Multiple drug resistance in human pathogenic microorganisms has built-up due to random use of commercial antimicrobial drugs usually used in the conduct of infectious diseases and the development of antibiotic resistance is multifactorial. This situation has requisite scientists to search for novel antimicrobial substances from a diversity of sources as narrative antimicrobial chemotherapeutic agents. The aim of present study is to show the antibacterial activity of Aniseed on selected Gram-positive and Gram-negative bacteria with minimal inhibitory concentrations. The bacterial strains involved in this study were Pseudomonas aeruginosa, Staphylococcus aureus, Escherichia coli, Klebsiella pneumoniae and streptococcus pneumoniae. The aqueous extraction of the water-soluble ingredients was conceded out by grounded 4 gm of leaves then consecutive drenched for 2hrs using 10 ml of distilled water in a 250 ml sterile tapering flask Well Diffusion method and Minimum Inhibitory Concentration (MIC) determined the antibacterial potency. Results showed that aniseed produced significant antibacterial activity against commom pathogenic G+ and G- bacteria p?0.05 in comparison with negative control. In conclusion the aniseed aqueous extracts have great potential as antimicrobial components against microorganisms and they can be used in the treatment of infectious diseases caused by bacteria.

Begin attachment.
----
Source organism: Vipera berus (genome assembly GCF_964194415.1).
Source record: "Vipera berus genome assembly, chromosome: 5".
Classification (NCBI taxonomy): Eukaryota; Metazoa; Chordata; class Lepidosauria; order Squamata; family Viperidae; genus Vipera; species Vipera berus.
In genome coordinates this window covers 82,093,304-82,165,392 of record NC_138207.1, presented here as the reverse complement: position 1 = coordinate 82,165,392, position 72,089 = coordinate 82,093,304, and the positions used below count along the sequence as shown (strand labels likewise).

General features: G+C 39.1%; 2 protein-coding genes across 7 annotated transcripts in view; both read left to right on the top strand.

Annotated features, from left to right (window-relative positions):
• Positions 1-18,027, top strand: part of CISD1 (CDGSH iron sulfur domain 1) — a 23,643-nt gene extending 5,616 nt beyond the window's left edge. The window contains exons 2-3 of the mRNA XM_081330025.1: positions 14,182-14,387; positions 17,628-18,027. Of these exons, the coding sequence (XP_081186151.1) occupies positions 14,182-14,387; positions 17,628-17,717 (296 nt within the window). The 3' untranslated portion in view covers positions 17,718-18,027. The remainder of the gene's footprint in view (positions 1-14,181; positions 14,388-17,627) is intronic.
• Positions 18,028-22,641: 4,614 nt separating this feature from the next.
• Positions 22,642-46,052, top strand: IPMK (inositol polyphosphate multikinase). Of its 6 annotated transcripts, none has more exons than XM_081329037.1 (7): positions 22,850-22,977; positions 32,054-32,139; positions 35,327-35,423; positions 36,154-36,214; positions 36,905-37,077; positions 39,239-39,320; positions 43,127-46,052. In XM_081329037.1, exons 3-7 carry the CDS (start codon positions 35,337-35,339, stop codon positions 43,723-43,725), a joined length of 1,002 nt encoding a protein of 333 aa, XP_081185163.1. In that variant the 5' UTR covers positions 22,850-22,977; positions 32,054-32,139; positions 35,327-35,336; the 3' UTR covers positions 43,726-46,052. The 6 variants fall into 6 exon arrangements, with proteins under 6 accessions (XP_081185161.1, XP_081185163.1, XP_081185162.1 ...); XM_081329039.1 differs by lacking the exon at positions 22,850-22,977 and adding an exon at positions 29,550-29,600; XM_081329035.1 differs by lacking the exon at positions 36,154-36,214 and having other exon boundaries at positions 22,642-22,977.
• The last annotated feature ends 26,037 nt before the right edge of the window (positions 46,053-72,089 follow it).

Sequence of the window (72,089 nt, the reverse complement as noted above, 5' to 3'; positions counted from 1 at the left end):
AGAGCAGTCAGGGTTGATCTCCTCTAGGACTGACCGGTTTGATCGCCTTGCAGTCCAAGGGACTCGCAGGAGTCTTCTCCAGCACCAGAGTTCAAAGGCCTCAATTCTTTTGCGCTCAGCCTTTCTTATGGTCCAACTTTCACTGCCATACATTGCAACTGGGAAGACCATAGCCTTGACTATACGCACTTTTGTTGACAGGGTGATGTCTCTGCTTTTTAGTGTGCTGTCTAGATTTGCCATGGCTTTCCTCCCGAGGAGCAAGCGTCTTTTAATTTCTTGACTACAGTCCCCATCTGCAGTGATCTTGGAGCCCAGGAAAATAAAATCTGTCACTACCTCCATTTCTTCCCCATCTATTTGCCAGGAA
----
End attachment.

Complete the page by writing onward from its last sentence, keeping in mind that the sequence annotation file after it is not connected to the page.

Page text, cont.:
Multiple drug resistance in human pathogenic microorganisms has built-up due to random use of commercial antimicrobial drugs usually used in the conduct of infectious diseases and the development of antibiotic resistance is multifactorial. This situation has requisite scientists to search for novel antimicrobial substances from a diversity of sources as narrative antimicrobial chemotherapeutic agents. Therefore much awareness has been rewarded newly to the biologically energetic compounds derived from plants used in herbal medicine [1, 2]. Proposed for these reasons, medicinal plants are important substances for the modify of their conservative uses during the verification of pharmacological effects and can be natural composite sources that act as new anti-infectious agents .Therefore; in current years, significant concentration has been link towards the appreciation of plants with antimicrobial activity . Pimpinella anisum, is a flowering plant in the family Apiaceae native to the eastern Mediterranean region and Southwest Asia.  Pimpinella anisum(aniseed )is an herbaceous and the composition of anise varies considerably with foundation and farming method. The main constituents of aniseed are protein(18%),fatty oil( 8-23%) ,essential oil( 2-7%), starch( 5%),N-free extract( 22-28%) and crude fibre (12-25%). [6,7] Aniseed also contains anethole, a phytoestrogen so aniseed has been used for treatment of menstrual cramps. Pimpinella anisum oil exhibited in vitro strong inhibitory activities against the growth of a wide spectrum of bacteria and fungi known to be pathogenic for man and other species [9, 10].An acetone extract of aniseed inhibited the growth of a variety of bacteria counting Escherichia coli and Staphylococcus aureus, and also showed antifungal activity against Candida albicans and other organisms . The aim of present study is to show the antibacterial activity of Aniseed on selected Gram-positive and Gram-negative bacteria with minimal inhibitory concentrations.